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For when the King once heard it, out of anger
2 Gen. But that flander, Sir,
Is found a truth now; for it grows again
1 Gen. 'Tis the Cardinal;
And meerly to revenge him on the Emperor,
The Arch-bishoprick of Toledo, this is purpos'd.
2 Gen. I think you have hit the mark, but is't not cruel, That the fhould feel the finart of this? the Cardinal Will have his will, and the muft. fall.
1 Gen. 'Tis woful,
We are too open here to argue this :
Enter Lord Chamberlain, reading a letter.
Y lord, the horses your lordship fent for, with all the care I had 1 faw well chofen, ridden, and furnish'd. They were young and handsome, and of the best breed in the North. When they were ready to fet out for London, a man of my lord Cardinal's, by commiffion and main power took 'em from me, with this reafon 3his master would be ferv'd before a subject, if not before the King, which stopp'd our mouths, Sir.
I fear he will indeed; well, let him have them; he will have all, I think.
Enter to the Lord Chamberlain the Dukes of Norfolk and
Nor. Well met, my Lord Chamberlain.
Cham. I left him private,
Full of fad thoughts and troubles.
Nor. What's the cause?
Cham. It seems the marriage with his brother's wife Has crept too near his confcience.
Suf No, his confcience
Has crept too near another lady.
This is the Cardinal's doing; the King-Cardinal:
These news are ev'ry where, ev'ry tongue speaks 'em,
The French King's fifter. Heaven will one day open
Suf. And free us from his flavery.
Nor. We had need pray, and heartily, for deliv'rance. Or this imperious man will work us all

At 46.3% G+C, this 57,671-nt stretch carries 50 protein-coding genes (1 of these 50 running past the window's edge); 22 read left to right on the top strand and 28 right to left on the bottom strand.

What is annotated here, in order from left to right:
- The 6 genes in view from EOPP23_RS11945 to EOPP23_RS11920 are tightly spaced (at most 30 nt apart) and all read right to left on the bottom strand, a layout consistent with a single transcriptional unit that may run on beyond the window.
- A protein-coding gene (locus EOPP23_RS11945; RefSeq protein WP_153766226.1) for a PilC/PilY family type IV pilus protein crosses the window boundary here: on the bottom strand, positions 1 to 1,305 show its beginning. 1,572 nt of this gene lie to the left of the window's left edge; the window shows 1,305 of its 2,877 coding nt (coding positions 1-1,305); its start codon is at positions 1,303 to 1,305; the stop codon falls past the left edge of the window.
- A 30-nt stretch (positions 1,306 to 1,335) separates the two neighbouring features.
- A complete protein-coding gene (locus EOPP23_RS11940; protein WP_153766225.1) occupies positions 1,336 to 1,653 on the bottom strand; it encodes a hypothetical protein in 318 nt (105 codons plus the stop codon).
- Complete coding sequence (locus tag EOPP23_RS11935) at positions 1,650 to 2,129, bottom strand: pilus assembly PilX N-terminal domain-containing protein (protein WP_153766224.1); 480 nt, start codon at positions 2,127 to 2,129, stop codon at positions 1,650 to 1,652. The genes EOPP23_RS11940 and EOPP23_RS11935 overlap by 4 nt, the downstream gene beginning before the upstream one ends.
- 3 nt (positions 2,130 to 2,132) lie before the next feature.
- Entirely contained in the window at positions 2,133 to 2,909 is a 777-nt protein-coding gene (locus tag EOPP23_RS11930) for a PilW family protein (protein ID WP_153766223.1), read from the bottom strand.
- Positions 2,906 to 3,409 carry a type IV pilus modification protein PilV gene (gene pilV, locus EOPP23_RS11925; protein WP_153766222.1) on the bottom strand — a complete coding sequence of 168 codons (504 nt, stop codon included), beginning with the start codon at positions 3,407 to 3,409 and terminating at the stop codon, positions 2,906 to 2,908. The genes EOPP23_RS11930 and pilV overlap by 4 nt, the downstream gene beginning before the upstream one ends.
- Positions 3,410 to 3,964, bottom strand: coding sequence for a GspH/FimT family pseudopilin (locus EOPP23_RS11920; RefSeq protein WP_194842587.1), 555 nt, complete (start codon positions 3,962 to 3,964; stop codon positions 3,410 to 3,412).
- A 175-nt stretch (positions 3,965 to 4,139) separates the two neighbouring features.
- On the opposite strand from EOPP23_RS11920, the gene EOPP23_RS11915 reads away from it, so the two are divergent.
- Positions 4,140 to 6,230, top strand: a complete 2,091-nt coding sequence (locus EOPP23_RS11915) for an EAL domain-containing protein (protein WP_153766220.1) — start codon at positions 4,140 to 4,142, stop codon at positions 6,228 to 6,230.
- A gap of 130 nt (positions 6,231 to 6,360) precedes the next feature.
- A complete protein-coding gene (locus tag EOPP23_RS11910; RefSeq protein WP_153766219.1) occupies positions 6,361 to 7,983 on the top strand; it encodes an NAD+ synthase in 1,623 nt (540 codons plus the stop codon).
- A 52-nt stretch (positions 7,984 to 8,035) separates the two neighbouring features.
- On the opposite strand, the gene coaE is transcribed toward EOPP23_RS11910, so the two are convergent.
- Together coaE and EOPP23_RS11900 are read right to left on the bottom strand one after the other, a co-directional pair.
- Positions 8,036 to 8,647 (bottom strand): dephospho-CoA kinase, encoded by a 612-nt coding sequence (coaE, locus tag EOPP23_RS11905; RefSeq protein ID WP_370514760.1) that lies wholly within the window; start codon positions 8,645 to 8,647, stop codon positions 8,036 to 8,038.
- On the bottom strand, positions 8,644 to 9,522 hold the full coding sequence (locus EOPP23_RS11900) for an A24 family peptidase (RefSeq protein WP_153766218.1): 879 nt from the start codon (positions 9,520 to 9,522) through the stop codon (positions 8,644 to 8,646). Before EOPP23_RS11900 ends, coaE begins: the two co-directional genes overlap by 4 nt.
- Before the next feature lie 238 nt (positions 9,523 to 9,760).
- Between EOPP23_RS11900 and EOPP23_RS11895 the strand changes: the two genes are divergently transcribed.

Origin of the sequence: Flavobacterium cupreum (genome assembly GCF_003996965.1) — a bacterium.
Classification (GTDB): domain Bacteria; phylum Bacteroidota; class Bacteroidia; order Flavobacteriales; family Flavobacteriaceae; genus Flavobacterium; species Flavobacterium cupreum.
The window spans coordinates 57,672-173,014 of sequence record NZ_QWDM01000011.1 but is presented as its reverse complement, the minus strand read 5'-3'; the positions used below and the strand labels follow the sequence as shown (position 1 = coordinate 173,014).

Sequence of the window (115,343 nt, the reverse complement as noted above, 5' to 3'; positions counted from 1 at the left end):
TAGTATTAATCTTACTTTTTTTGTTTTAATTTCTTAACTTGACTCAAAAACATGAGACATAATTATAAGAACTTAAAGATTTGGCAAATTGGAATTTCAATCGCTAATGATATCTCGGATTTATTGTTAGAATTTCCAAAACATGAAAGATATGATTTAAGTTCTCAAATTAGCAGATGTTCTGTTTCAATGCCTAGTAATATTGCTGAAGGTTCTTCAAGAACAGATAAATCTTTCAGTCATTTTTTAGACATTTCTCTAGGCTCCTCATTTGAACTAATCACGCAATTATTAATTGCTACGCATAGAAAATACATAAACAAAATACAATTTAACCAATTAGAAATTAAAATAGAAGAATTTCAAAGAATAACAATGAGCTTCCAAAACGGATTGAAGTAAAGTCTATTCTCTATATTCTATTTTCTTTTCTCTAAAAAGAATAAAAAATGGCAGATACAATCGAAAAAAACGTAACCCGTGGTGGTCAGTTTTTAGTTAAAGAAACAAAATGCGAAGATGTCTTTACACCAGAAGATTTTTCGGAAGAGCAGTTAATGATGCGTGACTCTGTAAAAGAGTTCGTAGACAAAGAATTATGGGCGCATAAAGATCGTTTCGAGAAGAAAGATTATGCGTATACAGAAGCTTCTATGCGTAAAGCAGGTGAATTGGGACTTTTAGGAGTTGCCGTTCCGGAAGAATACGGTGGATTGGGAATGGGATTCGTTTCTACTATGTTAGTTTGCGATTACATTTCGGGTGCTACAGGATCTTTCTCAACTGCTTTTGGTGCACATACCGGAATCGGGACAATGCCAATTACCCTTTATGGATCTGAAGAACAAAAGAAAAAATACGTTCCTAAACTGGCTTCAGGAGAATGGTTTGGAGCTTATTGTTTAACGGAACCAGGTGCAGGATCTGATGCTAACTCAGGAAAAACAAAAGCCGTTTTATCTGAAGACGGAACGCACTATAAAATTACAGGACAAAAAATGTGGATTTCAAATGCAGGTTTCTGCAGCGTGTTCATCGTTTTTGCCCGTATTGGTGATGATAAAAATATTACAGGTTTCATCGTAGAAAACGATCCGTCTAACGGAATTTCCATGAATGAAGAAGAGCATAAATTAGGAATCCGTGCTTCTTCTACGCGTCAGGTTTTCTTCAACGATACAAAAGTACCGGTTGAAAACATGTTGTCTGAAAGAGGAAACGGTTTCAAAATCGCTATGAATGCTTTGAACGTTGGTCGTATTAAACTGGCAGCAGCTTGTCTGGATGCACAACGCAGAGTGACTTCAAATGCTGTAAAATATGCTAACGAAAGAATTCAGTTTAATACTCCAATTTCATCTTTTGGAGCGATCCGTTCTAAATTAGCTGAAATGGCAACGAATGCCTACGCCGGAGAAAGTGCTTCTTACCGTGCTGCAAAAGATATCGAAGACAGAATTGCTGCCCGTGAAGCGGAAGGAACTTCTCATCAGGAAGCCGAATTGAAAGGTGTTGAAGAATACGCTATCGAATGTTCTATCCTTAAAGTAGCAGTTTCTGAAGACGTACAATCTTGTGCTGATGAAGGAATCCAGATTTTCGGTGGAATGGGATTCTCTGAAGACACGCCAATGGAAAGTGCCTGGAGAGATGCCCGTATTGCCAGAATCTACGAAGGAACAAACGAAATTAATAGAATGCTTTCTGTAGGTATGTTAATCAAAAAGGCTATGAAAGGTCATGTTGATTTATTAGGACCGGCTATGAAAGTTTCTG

From Princes into pages; all mens honours
Suf. For me, my lords,
I love him not, nor fear.him, there's my creed
If the King please: his curfes and his bleffings
And with fome other bufinefs, put the King
Cham. Excufe me,
The King hath fent me other-where: befides
[Exit Lord Chamberlain
Nor. Thanks, my good Lord Chamberlain.
The Scene draws, and difcovers the King fitting and reading penfively.
Suf. How fad he looks! fure he is much afflicted. King. Who's there? ha?
Nor. Pray God he be not angry.
King. Who's there, I fay how dare you thrust your felves
Into my private meditations ?
Who am I? ha?
Nor. A gracious King, that pardons all offences Malice ne'er meant, our breach of duty this way, I's business of eftate; in which we come
To know your royal pleasure.
King. Ye are too bold:
Go to; I'll make ye know your times of bufinefs a
Enter Wolfey, and Campeius the Pope's Legat,
Who's there? my good Lord Cardinal? O my Wolfey,
Thou art a cure fit for the King. You're welcome,
Wol. Sir, you cannot:
I would your Grace would give us but an hour
King. We are bufie; go.
Nor. This priest has no pride in him?
I would not be fo fick though, for his place:
Nor. If it do,
I'll venture one heave at him.
Suf. I another.
[Exeunt Norfolk and Suffolk
I mean the learned ones in chriftian kingdoms,
One gen'ral tongue unto us, this good man,
King. And once more in mine arms I bid him welcome,
You are fo noble: to your Highness' hand
(The court of Rome commanding) you, my lord Cardinal of York, are join'd with me, their fervant, In the impartial judging of this bufinefs.
King. Two equal men: the Queen fhall be acquainted
A woman of lefs place might ask by law,
King. Ay and the beft, fhe fhall have: and my favour
Wol. Give me your hand; much joy and favour to you · You are the King's now.
Gard. But to be commanded
For ever by your Grace, whofe hand has rais'd me. King. Come hither, Gardiner. [Walks and whispers. Cam. My lord of York, was not one Doctor Pace
In this man's place before him?
Wol. Yes, he was.
Camb. Was he not held a learned man?
Cam. Believe me, there's an ill opinion spread then Ev'n of your felf, lord Cardinal.
Wol. How? of me?
Cam. They will not stick to say you envy'd him And fearing he would rife, he was fo virtuous, Kept him a foreign man ftill; which fo griev'd him; That he ran mad and dy'd.
Wol, Heav'n's peace be with him! ́
That's chriftian care enough for living murmurers,
For he would needs be virtuous. That good fellow,